The agency researches creatively and, because its task is defending the United States, it has to find solutions that have fault tolerances far more stringent than allowable in commercial usage. Also tools must bring results, quickly.

“No one tool can be useful, it’s likely that a whole consort of tools can be brought to bear,” he said. “We are trying to get away from one box solves all problems.”

Pathogen Progress

In the biowarfare defense area, the agency is funding the use of DNA arrays to build signatures of the exposure of pathogens like anthrax. The agency is undertaking gene response profiling, marking genes sustained and upregulated or downregulated — over time — to identify unique patterns associated with pathogens. These libraries will be used with the goal of quickly taking information from an unknown sample and matching it against the stored data.

In addition to trying to find the gene expression profiles that signify exposure to particular pathogens, agency-funded projects are also searching for antibodies and changes in metabolism that would signify a particular pathogen response, and have invested in efforts to identify the pathogen itself. Projects seek to identify nucleic acid or protein content within a sample via rapid sequencing or sequence recognition.

“We are making some progress,” he said. “The challenges of creating a unique signature of a biological agent purposely perpetrated by a terrorist is a very, very difficult problem.”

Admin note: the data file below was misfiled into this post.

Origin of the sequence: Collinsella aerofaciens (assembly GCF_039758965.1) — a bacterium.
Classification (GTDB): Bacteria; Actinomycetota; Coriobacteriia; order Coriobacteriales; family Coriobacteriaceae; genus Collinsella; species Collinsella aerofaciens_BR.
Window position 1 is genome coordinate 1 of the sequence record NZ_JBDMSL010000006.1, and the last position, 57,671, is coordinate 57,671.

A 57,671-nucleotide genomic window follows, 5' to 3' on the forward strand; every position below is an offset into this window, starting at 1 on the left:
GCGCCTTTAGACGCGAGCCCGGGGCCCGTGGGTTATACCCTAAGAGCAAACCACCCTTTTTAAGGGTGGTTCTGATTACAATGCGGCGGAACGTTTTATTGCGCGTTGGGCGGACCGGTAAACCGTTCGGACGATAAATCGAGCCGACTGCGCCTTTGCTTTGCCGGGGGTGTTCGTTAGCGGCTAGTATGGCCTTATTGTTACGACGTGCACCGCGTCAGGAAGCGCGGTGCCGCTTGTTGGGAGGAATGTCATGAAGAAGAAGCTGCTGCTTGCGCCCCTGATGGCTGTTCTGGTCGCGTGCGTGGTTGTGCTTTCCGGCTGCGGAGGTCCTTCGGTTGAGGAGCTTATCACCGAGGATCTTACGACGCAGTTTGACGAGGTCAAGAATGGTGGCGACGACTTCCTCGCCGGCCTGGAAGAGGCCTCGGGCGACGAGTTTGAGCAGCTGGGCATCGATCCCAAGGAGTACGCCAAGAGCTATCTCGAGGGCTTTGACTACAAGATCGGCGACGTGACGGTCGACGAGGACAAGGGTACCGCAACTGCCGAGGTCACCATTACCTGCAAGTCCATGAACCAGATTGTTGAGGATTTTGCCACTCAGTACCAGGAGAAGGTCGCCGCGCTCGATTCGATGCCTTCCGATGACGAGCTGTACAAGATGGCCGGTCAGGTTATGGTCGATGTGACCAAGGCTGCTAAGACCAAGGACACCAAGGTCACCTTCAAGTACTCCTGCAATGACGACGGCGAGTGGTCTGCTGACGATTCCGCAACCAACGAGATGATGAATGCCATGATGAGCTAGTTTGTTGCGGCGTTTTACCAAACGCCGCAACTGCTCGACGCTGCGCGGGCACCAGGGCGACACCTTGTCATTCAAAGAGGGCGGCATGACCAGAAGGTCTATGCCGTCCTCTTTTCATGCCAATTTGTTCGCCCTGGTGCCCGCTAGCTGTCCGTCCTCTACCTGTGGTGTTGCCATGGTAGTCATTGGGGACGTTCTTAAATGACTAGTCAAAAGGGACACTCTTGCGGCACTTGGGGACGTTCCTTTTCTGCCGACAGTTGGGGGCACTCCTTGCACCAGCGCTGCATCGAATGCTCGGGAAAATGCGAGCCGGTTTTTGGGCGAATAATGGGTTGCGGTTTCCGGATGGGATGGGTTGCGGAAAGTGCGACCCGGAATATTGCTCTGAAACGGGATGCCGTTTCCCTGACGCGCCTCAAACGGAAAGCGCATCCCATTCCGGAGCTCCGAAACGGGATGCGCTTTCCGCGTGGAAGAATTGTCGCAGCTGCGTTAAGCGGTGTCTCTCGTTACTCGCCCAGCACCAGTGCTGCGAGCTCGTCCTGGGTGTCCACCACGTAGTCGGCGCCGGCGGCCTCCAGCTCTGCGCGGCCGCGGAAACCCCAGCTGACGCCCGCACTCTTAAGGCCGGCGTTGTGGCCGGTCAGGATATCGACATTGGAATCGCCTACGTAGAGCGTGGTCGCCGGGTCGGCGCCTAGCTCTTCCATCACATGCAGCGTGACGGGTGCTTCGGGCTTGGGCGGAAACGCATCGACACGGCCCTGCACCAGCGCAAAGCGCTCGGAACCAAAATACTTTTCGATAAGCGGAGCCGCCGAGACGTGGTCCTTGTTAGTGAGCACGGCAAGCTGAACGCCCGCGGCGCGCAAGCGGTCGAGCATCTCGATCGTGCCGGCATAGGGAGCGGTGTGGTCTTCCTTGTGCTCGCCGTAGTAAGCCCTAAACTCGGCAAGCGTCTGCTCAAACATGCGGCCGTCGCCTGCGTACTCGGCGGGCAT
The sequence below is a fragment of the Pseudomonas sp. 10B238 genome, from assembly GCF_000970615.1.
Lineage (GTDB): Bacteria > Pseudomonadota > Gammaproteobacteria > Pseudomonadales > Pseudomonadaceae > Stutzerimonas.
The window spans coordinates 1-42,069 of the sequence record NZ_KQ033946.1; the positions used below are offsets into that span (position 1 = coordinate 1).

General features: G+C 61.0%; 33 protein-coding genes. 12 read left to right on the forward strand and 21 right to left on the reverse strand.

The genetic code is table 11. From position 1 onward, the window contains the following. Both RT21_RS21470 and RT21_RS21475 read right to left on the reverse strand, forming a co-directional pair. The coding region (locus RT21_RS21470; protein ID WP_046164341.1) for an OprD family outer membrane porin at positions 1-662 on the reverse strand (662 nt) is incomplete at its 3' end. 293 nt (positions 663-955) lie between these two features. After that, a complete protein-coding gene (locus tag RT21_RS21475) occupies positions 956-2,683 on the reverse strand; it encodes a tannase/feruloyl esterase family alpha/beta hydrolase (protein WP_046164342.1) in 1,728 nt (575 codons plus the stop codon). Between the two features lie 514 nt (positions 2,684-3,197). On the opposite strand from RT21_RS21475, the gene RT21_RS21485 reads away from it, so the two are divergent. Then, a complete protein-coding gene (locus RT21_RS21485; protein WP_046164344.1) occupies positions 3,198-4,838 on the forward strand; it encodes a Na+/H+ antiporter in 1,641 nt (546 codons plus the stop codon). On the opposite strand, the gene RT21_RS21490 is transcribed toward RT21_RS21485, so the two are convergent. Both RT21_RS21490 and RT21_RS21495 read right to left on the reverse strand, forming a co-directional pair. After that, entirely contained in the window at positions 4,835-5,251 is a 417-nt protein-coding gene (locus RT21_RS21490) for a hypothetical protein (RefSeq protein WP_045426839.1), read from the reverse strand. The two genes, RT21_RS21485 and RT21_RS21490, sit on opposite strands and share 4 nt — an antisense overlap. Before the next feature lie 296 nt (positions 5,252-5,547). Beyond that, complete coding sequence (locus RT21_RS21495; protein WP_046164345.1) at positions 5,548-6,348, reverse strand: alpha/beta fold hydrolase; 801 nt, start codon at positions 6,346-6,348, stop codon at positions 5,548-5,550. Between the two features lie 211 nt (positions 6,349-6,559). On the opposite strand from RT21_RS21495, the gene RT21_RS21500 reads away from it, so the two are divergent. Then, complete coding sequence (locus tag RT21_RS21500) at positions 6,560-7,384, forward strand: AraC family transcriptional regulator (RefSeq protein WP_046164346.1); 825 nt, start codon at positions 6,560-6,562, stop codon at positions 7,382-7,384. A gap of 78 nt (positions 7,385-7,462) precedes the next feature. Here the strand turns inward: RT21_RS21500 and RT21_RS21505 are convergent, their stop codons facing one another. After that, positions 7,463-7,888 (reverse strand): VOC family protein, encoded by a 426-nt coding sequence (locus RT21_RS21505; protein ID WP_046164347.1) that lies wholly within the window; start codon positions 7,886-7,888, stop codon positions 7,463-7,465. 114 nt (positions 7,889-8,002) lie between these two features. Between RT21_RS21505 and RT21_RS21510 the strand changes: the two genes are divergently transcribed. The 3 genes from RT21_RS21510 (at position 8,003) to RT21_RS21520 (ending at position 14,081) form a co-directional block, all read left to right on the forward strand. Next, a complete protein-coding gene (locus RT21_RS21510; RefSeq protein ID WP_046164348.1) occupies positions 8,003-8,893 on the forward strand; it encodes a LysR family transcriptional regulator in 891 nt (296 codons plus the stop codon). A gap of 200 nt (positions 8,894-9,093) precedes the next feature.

The agency is seeking methods that would eliminate amplification and speed sequencing — “full genomes in hours to days,” he said. One of the firms the agency has invested in is VisiGen Biotechnologies, a spinout from the University of Houston that has received $147,000 in 2002.

The agency has also expanded funding for a basket of other investments, from arrays that go beyond DNA analysis to cell arrays and tissue arrays, brain arrays, neural tissue arrays and liver arrays for toxicology evaluations as well as one project that Randolph described as a lung-on-a-chip. In that technology, already in the prototype phase, a bioactive glass is seeded with lung-type cells growing on optical fibers to sense for respiratory pathogens.

Taking technology Out of the Lab And into the Field

DARPA’s microarray tools aren’t always designed for the benchtop, Randolph said. It may be in a small tent in an environment like the arid region of Afghanistan. “Supporting these kinds of environments present unique challenges to us,” he said.

The agency is about to produce a freeze-dried platelet, in late-stage pre-clinical safety and efficacy testing, and has its eyes on doing the same with red cells and, later, freeze-drying nucleated cells.

In conjunction with GeneExpert, the agency is producing a cartridge that can allow multiplexing PCR.

Hello Washington, We’ve Got an Systems Problem

The biggest problem DARPA has is how to integrate all of the biodefense inventions that it has funded. The Department of Defense knows how to create systems that defense contractors can integrate into things like a tank or an aircraft. However, that’s not the case with biotechnology, Randolph said.

“We have a large system-integration problem,” he said. “There is no BioBoeing. We can go through things like sample preparation, building a chip for a microarray with a desired component — molecular, cellular or tissue — but we need a way to create longevity and stability that will allow us to deliver it to the market; in our case, out in the field. We are looking to build bridges to make these things realizable.”

This too could be a funding opportunity started with a hello and a handshake.

Randolph’s message was heard by the crowd in the Philadelphia Marriott. After he spoke, a couple of dozen audience members lined up for a handshake.

— MOK